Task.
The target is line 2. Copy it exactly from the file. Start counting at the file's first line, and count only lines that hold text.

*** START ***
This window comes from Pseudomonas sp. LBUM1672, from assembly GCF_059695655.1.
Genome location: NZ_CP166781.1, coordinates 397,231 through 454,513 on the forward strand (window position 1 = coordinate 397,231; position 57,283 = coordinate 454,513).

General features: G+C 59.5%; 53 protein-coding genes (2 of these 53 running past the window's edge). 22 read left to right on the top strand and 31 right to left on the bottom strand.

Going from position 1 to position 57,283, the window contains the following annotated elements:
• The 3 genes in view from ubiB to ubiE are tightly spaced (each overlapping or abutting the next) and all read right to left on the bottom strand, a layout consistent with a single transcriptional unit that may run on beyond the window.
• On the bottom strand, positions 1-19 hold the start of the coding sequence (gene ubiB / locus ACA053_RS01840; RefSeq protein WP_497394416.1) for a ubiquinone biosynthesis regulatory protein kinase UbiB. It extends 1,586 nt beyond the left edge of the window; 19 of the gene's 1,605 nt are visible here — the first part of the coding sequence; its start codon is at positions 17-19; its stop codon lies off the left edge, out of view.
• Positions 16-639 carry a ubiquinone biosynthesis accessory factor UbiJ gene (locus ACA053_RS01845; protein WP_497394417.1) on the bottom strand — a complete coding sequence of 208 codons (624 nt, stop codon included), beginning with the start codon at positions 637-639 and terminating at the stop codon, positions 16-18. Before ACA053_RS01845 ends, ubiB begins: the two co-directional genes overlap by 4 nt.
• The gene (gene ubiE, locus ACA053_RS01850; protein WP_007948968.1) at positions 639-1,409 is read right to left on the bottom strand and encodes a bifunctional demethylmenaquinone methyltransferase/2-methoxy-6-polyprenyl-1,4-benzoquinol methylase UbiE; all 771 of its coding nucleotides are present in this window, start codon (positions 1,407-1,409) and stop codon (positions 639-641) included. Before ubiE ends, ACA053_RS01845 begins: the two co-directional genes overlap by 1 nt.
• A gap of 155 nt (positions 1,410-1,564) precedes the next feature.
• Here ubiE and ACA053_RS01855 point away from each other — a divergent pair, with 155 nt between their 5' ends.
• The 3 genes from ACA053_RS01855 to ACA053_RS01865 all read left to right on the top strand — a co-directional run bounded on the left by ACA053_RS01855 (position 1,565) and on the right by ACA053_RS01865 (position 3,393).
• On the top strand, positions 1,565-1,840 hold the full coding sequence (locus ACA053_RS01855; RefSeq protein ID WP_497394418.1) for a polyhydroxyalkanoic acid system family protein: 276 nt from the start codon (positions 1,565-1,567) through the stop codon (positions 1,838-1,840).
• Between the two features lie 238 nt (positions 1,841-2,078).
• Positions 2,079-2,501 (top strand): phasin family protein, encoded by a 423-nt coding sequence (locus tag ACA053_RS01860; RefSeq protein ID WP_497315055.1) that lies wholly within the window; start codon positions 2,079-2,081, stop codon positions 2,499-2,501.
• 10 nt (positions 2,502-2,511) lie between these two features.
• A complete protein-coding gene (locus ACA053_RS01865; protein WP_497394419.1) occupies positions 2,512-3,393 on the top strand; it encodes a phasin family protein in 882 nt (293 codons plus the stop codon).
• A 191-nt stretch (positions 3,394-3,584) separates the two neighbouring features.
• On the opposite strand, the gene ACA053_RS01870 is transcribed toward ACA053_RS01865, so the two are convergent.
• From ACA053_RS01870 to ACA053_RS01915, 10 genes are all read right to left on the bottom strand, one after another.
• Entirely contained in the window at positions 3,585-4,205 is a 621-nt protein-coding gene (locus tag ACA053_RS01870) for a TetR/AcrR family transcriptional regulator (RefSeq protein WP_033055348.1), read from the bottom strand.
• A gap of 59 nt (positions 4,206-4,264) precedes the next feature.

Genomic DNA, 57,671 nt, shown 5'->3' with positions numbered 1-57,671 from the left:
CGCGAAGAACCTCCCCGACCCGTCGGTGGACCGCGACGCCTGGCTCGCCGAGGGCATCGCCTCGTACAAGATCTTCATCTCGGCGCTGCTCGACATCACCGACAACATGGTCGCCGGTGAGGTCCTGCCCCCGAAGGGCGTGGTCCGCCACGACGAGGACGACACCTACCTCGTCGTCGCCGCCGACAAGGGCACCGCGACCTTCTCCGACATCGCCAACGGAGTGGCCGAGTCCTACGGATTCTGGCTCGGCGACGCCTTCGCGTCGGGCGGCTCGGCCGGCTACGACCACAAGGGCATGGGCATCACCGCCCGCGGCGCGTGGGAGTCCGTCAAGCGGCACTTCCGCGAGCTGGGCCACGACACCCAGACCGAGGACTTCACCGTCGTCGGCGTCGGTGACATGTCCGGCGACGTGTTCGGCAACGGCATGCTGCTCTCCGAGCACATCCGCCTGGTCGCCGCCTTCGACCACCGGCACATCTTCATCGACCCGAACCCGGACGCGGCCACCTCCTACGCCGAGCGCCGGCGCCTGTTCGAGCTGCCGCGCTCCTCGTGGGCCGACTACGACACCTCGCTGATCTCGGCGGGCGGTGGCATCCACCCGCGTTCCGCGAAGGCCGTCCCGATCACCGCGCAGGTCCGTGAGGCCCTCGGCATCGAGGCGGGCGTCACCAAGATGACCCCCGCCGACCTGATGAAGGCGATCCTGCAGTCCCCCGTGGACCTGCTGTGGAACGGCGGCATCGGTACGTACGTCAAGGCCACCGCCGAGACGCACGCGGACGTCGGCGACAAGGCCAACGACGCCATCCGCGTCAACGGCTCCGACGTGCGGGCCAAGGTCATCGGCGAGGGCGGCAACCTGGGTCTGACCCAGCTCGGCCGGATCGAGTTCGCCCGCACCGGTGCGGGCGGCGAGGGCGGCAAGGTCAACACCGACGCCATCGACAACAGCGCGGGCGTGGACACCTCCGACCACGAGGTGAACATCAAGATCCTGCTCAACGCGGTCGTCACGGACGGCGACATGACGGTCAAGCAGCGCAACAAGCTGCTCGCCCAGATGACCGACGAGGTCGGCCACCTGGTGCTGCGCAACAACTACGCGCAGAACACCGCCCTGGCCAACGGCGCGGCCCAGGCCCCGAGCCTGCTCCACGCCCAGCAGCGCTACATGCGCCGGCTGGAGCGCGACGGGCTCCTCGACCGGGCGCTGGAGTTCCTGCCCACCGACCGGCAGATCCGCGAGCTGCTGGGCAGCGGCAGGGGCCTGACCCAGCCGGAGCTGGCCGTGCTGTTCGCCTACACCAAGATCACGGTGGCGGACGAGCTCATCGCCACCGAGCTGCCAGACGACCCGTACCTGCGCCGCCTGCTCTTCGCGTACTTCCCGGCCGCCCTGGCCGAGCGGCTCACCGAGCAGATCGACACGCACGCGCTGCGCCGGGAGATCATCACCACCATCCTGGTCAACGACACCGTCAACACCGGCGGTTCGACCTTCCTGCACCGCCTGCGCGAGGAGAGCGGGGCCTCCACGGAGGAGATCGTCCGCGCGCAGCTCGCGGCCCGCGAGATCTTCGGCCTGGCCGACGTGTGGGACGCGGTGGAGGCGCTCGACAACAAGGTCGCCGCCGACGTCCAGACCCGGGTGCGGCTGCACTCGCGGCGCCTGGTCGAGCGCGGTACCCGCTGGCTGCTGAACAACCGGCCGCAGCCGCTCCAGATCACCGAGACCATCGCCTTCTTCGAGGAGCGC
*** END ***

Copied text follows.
Genome location: NZ_CP166781.1, coordinates 397,231 through 454,513 on the forward strand (window position 1 = coordinate 397,231; position 57,283 = coordinate 454,513).